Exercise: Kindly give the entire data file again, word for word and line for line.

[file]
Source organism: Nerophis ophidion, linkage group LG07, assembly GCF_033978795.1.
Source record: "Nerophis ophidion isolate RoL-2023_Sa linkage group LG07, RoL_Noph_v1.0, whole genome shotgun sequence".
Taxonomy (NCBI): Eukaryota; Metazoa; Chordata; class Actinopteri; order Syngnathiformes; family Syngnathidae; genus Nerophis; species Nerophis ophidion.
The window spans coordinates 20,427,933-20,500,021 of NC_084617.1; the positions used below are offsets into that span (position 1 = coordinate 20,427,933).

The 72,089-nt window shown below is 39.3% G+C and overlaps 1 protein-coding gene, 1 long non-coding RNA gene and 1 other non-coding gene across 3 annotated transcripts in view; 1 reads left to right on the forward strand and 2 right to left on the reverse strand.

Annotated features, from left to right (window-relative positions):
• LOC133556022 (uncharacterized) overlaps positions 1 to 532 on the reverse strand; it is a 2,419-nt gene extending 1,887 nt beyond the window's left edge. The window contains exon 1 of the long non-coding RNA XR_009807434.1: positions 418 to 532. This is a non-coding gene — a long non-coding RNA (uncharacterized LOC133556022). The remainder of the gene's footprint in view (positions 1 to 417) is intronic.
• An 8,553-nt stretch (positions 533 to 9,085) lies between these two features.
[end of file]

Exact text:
Source organism: Nerophis ophidion, linkage group LG07, assembly GCF_033978795.1.
Source record: "Nerophis ophidion isolate RoL-2023_Sa linkage group LG07, RoL_Noph_v1.0, whole genome shotgun sequence".
Taxonomy (NCBI): Eukaryota; Metazoa; Chordata; class Actinopteri; order Syngnathiformes; family Syngnathidae; genus Nerophis; species Nerophis ophidion.
The window spans coordinates 20,427,933-20,500,021 of NC_084617.1; the positions used below are offsets into that span (position 1 = coordinate 20,427,933).

The 72,089-nt window shown below is 39.3% G+C and overlaps 1 protein-coding gene, 1 long non-coding RNA gene and 1 other non-coding gene across 3 annotated transcripts in view; 1 reads left to right on the forward strand and 2 right to left on the reverse strand.

Annotated features, from left to right (window-relative positions):
• LOC133556022 (uncharacterized) overlaps positions 1 to 532 on the reverse strand; it is a 2,419-nt gene extending 1,887 nt beyond the window's left edge. The window contains exon 1 of the long non-coding RNA XR_009807434.1: positions 418 to 532. This is a non-coding gene — a long non-coding RNA (uncharacterized LOC133556022). The remainder of the gene's footprint in view (positions 1 to 417) is intronic.
• An 8,553-nt stretch (positions 533 to 9,085) lies between these two features.